Asset Allocation

I finally made an overview of our asset allocation in stocks and bonds. I threw the husband’s and my investments together and calculated how much each part weighed. That was a rather easy calculation so I don’t understand why I didn’t do this earlier. Mind you, our home equity and cash are not included. It’s just our investments. Here’s what we owned as per 1 December:

Global stocks: 65% (consists of 55% U.S. 9% U.K. 9% Japan and some other developed countries, no emerging)
European stocks: 12%
Emerging market stocks: 13%
Eurobonds: 10%

We’re probably overweighed in European stocks…

On 4 December our monthly investment budget was extracted from our bank accounts, so it probably changed a bit. I won’t look at it until 1 January 2014. Ah, index investing is rather peaceful indeed!

I found out a lot yesterday about investing with Vanguard for Europeans. I think I now have all the pieces of the puzzle. However, the husband and I are going to make an analysis. We’ll probably do this over the weekend. Unfortunately that means that readers who are interested in this topic will have to wait for a couple of days. Sorry, guys. I’m doing my utmost best here.


Mrs EconoWiser


13 thoughts on “Asset Allocation

  1. turboseize

    You are overweighed in European stocks? I’d rather think the opposite. With 73% of your assets in US, UK and JPN stock, you are running a very strong currency risk, especially if you take into account that the ECB does not print nearly as much money as the FED and the Japanese do.

      1. turboseize

        Maybe I was confusing some numbers. Reading it again, it seems to bes just 65% of total assets, of which 73% are from US, UK and JPN, right?
        Thats obviously is a little bit less, but a lot nonetheless.

        I’d (and with my own money, I actually do) put more weight on European stocks. You might loose some performance, but reduce currency risk (and you might get better value for your money, as European stocks are much cheaper than US, considering P/E).

      2. econowiser Post author

        Hmmm…it is confusing indeed. I’ll do an extended asset allocation analysis next time around and “cut up” the global bit into European, Japanese etc as well!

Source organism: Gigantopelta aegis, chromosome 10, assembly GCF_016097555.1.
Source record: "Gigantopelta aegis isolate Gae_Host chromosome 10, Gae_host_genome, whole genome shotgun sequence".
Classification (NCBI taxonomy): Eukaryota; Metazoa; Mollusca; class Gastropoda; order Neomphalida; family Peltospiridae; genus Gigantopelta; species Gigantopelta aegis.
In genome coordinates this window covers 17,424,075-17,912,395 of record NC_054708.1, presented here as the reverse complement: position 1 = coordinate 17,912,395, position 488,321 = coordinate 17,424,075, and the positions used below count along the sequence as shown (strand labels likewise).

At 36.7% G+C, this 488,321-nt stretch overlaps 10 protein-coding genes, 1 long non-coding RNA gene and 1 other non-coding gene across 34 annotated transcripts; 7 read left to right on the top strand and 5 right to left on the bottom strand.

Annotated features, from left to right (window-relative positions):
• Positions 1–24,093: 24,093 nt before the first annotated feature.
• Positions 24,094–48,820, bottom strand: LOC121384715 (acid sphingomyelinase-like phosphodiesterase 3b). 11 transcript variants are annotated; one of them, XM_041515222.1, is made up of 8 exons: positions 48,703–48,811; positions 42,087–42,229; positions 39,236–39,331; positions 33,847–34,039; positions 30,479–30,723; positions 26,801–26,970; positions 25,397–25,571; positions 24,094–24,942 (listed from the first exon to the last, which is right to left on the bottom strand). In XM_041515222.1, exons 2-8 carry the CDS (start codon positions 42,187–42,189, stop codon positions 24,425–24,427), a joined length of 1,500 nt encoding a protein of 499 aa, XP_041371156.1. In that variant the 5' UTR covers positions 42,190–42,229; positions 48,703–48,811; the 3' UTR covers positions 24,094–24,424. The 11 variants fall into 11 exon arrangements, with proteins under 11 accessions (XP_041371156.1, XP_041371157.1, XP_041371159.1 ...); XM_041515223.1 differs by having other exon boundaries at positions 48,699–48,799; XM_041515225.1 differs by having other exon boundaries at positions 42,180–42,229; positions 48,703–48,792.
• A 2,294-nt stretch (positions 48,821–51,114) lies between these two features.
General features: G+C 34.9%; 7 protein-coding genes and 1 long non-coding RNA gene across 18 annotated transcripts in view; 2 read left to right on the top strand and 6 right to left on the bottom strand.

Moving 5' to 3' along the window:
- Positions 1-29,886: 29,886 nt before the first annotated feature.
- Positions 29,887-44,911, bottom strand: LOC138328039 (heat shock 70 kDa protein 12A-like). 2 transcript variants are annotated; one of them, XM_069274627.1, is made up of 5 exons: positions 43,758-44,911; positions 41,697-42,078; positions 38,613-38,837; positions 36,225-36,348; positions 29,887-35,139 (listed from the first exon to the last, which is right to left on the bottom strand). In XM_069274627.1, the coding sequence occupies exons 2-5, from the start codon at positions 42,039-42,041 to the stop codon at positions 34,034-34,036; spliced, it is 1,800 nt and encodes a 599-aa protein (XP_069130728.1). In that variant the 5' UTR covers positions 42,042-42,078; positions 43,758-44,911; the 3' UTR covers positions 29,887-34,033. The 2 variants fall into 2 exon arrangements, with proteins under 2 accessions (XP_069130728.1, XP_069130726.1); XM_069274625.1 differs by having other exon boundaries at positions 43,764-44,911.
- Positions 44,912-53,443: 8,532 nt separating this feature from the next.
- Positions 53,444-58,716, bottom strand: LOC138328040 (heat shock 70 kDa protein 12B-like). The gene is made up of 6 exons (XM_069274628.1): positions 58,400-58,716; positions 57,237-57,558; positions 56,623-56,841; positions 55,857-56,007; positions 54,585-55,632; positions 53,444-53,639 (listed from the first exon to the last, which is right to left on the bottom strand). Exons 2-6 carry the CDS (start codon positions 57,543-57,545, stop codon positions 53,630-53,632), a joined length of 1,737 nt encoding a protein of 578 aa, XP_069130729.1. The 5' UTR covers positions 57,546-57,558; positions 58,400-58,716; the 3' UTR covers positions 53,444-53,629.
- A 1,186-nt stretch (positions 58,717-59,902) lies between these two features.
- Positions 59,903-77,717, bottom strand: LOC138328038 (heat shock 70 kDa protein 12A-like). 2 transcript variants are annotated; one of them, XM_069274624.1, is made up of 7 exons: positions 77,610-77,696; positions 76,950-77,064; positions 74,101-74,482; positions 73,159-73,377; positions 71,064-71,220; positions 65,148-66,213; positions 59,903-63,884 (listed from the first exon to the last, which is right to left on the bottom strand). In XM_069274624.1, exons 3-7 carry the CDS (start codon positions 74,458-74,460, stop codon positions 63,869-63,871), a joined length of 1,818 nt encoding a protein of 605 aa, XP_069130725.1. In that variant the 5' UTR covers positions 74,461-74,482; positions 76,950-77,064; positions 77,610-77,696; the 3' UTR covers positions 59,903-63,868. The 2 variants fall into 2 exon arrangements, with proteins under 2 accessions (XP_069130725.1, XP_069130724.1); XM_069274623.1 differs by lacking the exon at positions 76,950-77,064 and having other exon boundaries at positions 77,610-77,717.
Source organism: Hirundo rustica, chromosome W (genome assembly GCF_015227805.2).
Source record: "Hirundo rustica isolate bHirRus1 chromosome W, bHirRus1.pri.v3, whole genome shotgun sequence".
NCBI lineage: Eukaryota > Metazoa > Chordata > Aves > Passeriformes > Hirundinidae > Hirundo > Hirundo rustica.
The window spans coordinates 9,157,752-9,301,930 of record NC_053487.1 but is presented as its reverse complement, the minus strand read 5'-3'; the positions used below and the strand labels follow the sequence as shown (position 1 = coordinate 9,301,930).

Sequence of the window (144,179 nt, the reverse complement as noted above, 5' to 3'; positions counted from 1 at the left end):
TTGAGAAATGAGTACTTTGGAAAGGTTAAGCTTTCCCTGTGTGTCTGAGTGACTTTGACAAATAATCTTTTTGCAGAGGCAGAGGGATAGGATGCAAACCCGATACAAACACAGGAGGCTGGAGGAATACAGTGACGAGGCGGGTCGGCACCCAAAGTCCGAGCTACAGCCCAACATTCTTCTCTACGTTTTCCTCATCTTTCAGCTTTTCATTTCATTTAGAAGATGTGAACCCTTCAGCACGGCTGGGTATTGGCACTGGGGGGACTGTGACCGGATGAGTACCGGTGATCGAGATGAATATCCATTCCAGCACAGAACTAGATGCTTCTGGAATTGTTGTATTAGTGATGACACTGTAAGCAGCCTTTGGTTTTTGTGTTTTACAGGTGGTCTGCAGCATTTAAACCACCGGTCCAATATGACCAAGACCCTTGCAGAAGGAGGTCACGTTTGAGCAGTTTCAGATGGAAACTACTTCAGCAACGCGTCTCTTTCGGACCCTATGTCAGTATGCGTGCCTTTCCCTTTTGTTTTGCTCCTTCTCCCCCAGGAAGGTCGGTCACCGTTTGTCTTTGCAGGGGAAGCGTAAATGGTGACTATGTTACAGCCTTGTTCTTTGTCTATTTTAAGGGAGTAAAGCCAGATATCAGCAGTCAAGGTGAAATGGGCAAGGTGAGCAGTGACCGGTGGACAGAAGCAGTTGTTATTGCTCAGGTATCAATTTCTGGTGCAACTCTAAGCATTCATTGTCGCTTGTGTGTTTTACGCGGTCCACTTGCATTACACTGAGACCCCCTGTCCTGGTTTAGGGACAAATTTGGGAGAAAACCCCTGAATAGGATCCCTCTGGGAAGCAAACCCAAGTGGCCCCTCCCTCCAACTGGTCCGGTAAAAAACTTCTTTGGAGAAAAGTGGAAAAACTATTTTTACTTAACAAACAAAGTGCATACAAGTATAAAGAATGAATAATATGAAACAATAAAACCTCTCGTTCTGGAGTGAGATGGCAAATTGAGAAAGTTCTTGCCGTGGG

Could you explain the advantages of European stocks concerning P/E?

  2. turboseize

    Well, on average, they are lower. 😉

    Concerning P/E, american stocks trade above their historical averages, the DAX slightly below. In my personal opinion, the amerian stock market is decoupling from fundamentals and seems to be driven only by monetary policy. That is clearly becoming a bubble. But nobody knows how long it can be sustained – it might pop next spring, when the FED tapers, it might pop tomorrow, but it might as well last 5 years. So fearfully staying out ist no option, either.
    I, personally, feel more comfortable with the risk more widely distributed. I’m also exposed to US stocks, but to a much lower fraction. I’m invested in mutual funds worldwide (except Japan) and single european stocks (looking for stable dividend payers here). This is hedged against by a bond portion, consisting of some EU gov bonds, but also emerging markets bonds and corporate bonds. Although each asset class is fluctuating wildly, total asset value is remarcably stable. But that also means my return comes mostly from dividend and interest streams, not appreciation gains.

    1. rationaldutch

      Hi Turboseize,

      Your comments on the P/E-rations for American vs European stocks interested me, so I looked them up on the Dutch Vanguard site. There, I actually found that the P/E-ratio for Vanguards European Stock Index Fund is actually higher (19.7x) then the one for Vanguard U.S. 500 Stock Index Fund (18.4x).

      So, I am puzzled by your comment that the European P/E’s are lower.

      Can you explain what you mean?

  3. a Mustachian

    “I think I now have all the pieces of the puzzle. However, the husband and I are going to make an analysis. […] Unfortunately that means that readers who are interested in this topic will have to wait for a couple of days.”

    Now you’re just being a tease! I’m very curious what you come up with together.

    1. econowiser Post author

      I was really busy, actually. But…it so happened that it was great for anticipation purposes. Gotta get my readers to come back, now don’t I? 😉

  4. Anonymous

    How much do you guys earn on your bond portion? The lowest I am getting from any of my EUR bank deposits is 1.05% which is higher than the YTM of any of the bonds out there after taking the TER into account.


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